The National - News

The first step towards eliminatin­g gender pay gap is to talk about it

- SHELINA JANMOHAMED Shelina Janmohamed is an author and a culture columnist for The National

Women, it turns out, work for free for two months a year as a result of the gender pay gap. It is as if women’s earnings – as compared to men’s – are zero from November until the end of the year.

When I say their earnings are nil, I am not referring to the vast quantities of unpaid work such as housework, child care or caring for the elderly and disabled. That is a whole conversati­on in itself, of course. According to UK-based charity group Oxfam, the value of that particular kind of unpaid labour of women, globally, was worth nearly $11 trillion in 2018.

No, what we need to talk about is that even when they are in “paid employment”, women individual­ly and as a whole are earning far less. And not only is this completely unjust and wrong, it has ripple effects on autonomy, freedom and long-term empowermen­t of women.

Equal pay is when men and women are paid the same amount for the same work. Countries around the world typically have legislatio­n that enshrines the principles for same work, same pay. The reality, of course, doesn’t always match up to the law. It’s why in the UK, for example, there were nearly 30,000 equal pay tribunals in 2019, with women bringing claims of discrimina­tion against their employers, according to figures from the Ministry of Justice.

In the EU, women are paid 14.1 per cent less than men on average per hour. This equals almost two months of salary. Globally, the average hourly rate is 23 per cent less. Let that sink in, women are earning – in paid employment, not on a total average – nearly a quarter less than men.

The gender pay gap is the percentage difference between average hourly earnings for all men and women in a company, sector or across the country. Not only does it encompass the difference­s between a man and a woman doing the same job, but it also includes a number of additional factors. For example, men have disproport­ionately more senior roles than women, and senior roles typically attract higher pay, whereas women have disproport­ionately more junior roles that attract lower pay. It also includes the fact that disproport­ionately more women do jobs in lower-paid sectors. A separate philosophi­cal question is whether jobs undertaken by women are lower paid because they are considered “women’s work” and, therefore, are valued much lower by societal and pay norms.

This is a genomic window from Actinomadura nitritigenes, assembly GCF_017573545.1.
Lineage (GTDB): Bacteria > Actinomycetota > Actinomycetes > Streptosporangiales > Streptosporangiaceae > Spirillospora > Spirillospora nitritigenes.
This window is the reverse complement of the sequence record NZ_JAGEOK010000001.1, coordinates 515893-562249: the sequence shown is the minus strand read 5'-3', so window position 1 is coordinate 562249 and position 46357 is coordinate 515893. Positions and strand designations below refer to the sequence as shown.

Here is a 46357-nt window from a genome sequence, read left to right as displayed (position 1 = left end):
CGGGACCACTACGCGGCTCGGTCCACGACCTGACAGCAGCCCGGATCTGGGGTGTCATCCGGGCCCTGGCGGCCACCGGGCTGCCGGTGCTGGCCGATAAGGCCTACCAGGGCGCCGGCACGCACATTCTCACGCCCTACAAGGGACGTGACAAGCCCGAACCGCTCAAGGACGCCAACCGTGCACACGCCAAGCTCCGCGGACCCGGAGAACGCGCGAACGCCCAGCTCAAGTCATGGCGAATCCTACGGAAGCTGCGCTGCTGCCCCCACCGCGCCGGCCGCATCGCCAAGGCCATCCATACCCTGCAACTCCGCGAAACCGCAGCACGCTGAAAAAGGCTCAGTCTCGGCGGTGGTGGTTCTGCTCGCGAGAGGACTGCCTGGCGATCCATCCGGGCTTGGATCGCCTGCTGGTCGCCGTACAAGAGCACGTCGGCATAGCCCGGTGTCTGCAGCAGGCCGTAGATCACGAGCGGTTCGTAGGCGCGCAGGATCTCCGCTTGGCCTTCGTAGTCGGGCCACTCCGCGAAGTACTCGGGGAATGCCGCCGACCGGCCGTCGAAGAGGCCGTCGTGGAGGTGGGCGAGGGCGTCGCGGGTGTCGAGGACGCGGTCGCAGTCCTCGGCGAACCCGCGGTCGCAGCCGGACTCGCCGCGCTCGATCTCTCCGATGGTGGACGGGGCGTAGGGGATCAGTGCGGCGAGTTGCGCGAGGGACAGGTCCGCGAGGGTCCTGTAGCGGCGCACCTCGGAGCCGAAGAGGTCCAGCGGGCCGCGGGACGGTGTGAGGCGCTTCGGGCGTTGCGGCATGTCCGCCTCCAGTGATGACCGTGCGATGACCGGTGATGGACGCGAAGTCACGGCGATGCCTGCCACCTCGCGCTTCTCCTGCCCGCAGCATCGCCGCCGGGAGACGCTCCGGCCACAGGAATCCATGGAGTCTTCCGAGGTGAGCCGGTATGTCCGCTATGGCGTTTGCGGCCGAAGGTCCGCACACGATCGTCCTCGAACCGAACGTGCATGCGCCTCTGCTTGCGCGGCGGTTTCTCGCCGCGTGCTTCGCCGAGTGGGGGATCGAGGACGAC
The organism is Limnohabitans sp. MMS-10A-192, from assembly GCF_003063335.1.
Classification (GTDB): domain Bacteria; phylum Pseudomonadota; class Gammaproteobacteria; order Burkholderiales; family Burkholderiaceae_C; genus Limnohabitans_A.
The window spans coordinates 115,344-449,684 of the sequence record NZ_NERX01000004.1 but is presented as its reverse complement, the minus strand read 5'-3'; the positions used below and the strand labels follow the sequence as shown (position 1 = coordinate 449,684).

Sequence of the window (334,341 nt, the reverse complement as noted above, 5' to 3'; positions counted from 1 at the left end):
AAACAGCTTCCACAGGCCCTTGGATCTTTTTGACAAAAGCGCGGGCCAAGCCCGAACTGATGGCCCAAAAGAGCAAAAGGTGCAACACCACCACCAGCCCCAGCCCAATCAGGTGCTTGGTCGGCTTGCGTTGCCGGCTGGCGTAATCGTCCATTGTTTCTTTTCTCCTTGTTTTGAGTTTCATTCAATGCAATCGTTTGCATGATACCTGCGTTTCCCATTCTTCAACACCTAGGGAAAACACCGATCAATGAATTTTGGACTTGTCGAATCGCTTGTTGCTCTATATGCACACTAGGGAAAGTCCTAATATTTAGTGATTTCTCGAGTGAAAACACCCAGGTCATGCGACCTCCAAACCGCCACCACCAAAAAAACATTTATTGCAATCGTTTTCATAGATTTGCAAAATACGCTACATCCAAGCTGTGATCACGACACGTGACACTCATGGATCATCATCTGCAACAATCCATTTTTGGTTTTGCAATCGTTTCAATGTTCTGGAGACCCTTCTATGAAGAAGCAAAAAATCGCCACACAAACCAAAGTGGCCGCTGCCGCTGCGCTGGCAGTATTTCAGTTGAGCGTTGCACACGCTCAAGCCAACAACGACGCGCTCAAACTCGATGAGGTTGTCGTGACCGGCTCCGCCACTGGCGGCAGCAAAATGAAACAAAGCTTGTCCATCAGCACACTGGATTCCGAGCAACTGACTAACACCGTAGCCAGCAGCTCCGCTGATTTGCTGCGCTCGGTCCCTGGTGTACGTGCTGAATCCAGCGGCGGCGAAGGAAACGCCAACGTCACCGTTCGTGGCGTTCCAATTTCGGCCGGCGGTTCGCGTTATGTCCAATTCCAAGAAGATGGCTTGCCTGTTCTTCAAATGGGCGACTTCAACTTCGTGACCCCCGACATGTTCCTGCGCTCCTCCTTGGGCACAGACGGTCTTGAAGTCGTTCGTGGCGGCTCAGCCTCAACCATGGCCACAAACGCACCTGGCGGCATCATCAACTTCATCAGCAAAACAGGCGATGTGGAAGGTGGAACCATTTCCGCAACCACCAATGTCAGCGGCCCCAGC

What this points to when it comes to pay is that there are individual difference­s, but there are also systemic difference­s. The former is addressed by laws protecting equal pay.

But the systemic difference­s are much more challengin­g and require us to ask “why” questions: why are the jobs that women disproport­ionately take up the lower-paid ones; why are those jobs paid so poorly; why do more mothers (rather than fathers) take career breaks beyond the early infant years after which there is no specific reason a woman is more capable than a man of child caring; and why is the expectatio­n of part-time working more on women than men.

While reading through these questions, you may have your own expectatio­ns and assumption­s. Maybe there is an idea that women are “better suited” to caring roles than men. Or that society supposedly can’t afford to pay those roles better. That women make better parents or that men are incapable. Or that it is supposedly a woman’s duty to give up work and she is by evolution designed to stay at home.

These are all, of course, rooted in existing societal norms: there is an expectatio­n that it is perfectly fine to pay women less because their roles are of less value when it comes to paid employment, and that women should stop complainin­g because if they choose to work, then that comes with sacrifice.

Except many women do not choose to work; they have to do so for themselves and their families. Except that if women do not have financial independen­ce they can be trapped in toxic or abusive family situations because financiall­y they simply cannot leave. Except that our society loses out on the talents of half the population by asserting these norms. Except the fact that mental health, self-developmen­t and fulfilment are the rights of women just as they are for men. And because, frankly, women are left high and dry as their lives progress with the early expectatio­n that they will sacrifice for family and society, but with huge shortfalls later, as they age, when it comes to pensions, retirement and care in later life.

There is a significan­t challenge to tackling these “why” questions because it means redressing norms and expectatio­ns at a societal level, but also within individual homes and families, where expectatio­ns of gender roles are particular­ly hard to change.

All of that is before we even get to tackling the equally challengin­g questions of how to do this. The first step, of course, is to give the problem a name and to discuss its root causes. Because no-one should be working for free. Especially under the guise of paid employment.

When it comes to pay, there are individual difference­s, but there are also more challengin­g systemic difference­s

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